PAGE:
Once a UPSC aspirant, Kerala’s Jobin S Kottaram helps students and aspirants with motor disabilities crack the examination for free. He says his aim is to increase their representation in leadership roles.
In 2020, when Sherin Sahana began preparing for the UPSC CSE, she found that the health issues due to her disability posed a major challenge.
A few years prior, the 27-year-old had suffered a fall from the roof, and had since become a wheelchair user. “After the injury, I was advised bed rest for three months. It was difficult for me to accept the reality. But I was not ready to give up on my dreams,” she adds.
Sitting in a wheelchair for prolonged periods was difficult, as it caused her immense back pain. “I preferred online classes because it was difficult for me to [physically] go to the coaching institutes,” she explains, adding that what hindered her preparation was a lack of guidance.
Sherin was unable to clear her prelims in her first attempt in 2021, which is when she found Kerala’s Job S Kottaram.
‘Giving our students wings’
Jobin runs project Chitrasalabham, which he started in 2021. Under the project — which he launched under his institute Absolute IAS Academy — 100 aspirants with disabilities including orthopaedic disabilities, cerebral palsy, and those with visual and hearing impairments study in offline and online batches. What’s unique about the project is that it does not charge a penny for a course that can cost up to Rs 1,10,000.
“Chithrasalabham in Malayalam means ‘butterfly’. We wanted to give wings to students with disabilities. Because of their disability, people look at them differently. Society — sometimes even their parents — consider them a burden, that they are not capable of doing anything.”
“They are capable, but there’s hardly anyone to support them,” says the 41-year-old.
“In India, there are over 2.68 crore people with disabilities, but they are not adequately represented in our leadership. I wanted to work towards promoting an inclusive society so that we have representatives from each segment,” he adds. “When people from a segment like this come into power, they will understand their problems and can change policies as well.”
‘Wanted to become an IAS officer’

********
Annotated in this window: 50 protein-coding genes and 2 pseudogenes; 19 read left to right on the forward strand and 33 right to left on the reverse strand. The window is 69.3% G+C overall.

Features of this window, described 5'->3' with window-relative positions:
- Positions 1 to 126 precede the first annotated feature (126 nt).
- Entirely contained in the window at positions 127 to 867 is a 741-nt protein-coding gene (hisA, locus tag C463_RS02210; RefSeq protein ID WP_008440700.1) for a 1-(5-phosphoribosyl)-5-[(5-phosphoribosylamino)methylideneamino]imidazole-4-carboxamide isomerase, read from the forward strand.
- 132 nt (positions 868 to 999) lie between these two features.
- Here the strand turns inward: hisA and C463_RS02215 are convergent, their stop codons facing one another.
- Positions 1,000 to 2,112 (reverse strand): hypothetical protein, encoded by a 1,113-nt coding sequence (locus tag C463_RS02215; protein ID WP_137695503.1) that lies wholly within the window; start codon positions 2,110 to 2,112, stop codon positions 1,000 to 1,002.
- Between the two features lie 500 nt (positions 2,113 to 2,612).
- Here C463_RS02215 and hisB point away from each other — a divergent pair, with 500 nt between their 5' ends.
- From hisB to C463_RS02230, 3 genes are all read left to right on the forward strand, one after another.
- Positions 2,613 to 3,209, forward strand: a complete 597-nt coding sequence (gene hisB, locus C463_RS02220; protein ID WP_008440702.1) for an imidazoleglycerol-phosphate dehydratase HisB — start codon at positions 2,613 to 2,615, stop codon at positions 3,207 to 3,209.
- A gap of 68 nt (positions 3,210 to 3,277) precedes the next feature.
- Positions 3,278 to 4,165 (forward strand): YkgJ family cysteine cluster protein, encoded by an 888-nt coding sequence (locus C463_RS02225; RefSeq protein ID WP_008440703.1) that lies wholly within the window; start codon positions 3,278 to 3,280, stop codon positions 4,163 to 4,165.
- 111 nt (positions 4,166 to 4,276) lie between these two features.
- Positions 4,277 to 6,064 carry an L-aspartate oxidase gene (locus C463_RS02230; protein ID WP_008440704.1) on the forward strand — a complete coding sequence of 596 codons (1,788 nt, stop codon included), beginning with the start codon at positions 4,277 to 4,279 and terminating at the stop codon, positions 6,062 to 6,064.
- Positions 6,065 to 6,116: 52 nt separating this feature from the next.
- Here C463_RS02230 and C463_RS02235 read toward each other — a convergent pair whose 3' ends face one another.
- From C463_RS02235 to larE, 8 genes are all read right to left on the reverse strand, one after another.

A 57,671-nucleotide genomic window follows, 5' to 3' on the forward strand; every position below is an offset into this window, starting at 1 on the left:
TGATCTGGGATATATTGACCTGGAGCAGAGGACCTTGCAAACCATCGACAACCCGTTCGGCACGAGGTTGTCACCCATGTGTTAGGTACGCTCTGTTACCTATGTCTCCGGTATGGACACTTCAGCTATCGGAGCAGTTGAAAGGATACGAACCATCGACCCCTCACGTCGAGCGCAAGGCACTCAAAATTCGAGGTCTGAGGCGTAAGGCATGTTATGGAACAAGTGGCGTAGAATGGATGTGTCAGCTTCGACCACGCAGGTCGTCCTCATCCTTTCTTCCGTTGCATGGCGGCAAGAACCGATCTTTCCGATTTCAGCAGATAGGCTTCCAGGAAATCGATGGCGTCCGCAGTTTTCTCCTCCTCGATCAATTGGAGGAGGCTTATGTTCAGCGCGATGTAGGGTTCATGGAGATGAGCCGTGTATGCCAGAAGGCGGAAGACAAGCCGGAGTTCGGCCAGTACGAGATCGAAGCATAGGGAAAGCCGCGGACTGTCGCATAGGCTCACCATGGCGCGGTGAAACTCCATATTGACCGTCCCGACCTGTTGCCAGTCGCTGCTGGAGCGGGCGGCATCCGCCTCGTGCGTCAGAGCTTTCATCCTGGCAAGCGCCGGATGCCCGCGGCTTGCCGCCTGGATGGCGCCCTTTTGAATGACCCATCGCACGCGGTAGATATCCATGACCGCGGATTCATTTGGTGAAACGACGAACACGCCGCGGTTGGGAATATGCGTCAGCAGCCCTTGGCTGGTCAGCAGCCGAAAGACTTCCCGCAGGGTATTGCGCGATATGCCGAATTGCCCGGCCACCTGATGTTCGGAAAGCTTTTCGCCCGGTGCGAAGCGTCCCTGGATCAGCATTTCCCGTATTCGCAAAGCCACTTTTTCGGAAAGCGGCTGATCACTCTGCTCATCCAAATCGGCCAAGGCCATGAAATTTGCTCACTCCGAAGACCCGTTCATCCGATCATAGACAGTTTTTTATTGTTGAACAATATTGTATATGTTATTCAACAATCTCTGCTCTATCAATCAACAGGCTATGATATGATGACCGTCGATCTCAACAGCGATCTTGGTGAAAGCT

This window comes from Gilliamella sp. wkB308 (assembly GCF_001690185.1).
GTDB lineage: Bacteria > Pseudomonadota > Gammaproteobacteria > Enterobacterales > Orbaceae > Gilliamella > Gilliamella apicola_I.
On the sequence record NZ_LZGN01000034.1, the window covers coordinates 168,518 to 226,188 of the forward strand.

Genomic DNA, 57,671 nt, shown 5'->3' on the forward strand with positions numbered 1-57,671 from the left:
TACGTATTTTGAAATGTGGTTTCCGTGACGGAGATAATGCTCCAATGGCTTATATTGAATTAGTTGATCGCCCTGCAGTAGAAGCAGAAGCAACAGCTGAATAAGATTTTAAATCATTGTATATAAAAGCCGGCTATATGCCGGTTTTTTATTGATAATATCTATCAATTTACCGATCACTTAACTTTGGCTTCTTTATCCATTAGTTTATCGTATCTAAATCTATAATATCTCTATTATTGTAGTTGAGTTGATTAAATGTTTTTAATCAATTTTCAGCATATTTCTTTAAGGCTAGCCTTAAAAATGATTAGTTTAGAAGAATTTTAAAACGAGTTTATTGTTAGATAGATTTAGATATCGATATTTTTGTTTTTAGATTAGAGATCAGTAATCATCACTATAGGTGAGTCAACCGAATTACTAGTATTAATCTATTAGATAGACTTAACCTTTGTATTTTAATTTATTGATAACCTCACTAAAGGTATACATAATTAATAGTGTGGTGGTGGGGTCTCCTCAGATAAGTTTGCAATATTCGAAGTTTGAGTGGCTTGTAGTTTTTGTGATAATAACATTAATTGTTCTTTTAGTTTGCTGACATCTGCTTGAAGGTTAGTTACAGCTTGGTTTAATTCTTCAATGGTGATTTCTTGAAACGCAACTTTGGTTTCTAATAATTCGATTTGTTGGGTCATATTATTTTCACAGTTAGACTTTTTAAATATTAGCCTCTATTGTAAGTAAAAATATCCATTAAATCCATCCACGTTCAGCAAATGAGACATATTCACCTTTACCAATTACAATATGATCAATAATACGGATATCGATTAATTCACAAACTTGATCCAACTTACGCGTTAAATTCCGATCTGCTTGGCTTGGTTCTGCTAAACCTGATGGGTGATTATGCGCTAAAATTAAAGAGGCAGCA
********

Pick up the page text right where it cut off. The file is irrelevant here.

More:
Born and raised in Kerala’s Changanassery town, Jobin, too, appeared for the civil service examination in 2010. But after reaching the interview stage, he missed the final list by just two marks.
“I felt dejected. I wanted to become an IAS officer because I wanted to work for the betterment of society. But [then I realised that] even by becoming a teacher, I could work towards empowering people. That motivated me to help others crack the examination,” he says.
It is with this vision that he started the academy in 2010. Initially, he helped aspirants who took up Malayalam as their optional paper. Eventually, in 2019, he established it as a full-fledged academy with three offline centres at Kochi, Kozhikode, and Thiruvananthapuram.
Apart from the offline centres, he also conducts online batches through his YouTube channel for students. In one such educational video, he was discussing scholarships available for students across categories.
“I accidentally mentioned that people with disabilities can also write the examination and the government provides scholarship support. But after a week, I got a call from a differently-abled student who said that she searched a lot but could not find any financial support for people with disabilities to prepare for the civil services examination,” he recalls.
“There are many big coaching centres, but we could not find any of them running special batches for aspirants with disabilities,” he adds.
This inspired Jobin to start a special batch for aspirants with disabilities in 2021.
“At times, [disabled students] are disheartened because of taunts from society and even families. My methodology is based on a motivational psychological approach. You have to be their personal mentor. So, besides giving them academic training, we also provide personal development training to empower them,” he adds.
Jobin utilises the profits that the academy makes from regular classes. From his first batch of 25 students with disabilities, four other students have cleared IBPS bank examinations and UPSC prelims, he says. Jobin informs that the other two batches will write the examinations in the upcoming years.
An example for others
Among his students was Sherin. “He is a good mentor, he helped me a lot during my preparation. He provided me with one-on-one mentoring. This helped me improve a lot,” she says.
This May, after the UPSC CSE results were announced, 41 candidates with benchmark disability were recommended for appointment to various services. Among them was Sherin, who secured 913th rank in the examination.
She is also among the first batch of 25 persons with disabilities at the academy.
Jobin says, “When I invited Sherin to join the project, she was doubtful and asked me if people like her could become civil servants. Now, it has become a reality.”
“Her example could encourage other students with disabilities to come forward,” he notes, adding that she will begin her training in July this year.
“Currently, only students from Kerala are studying with us. I intend to expand this project to pan India. I want to make it a social transformation project and tell the world that if you are in an influential role, you can also support people like you,” he says.
Edited by Divya Sethu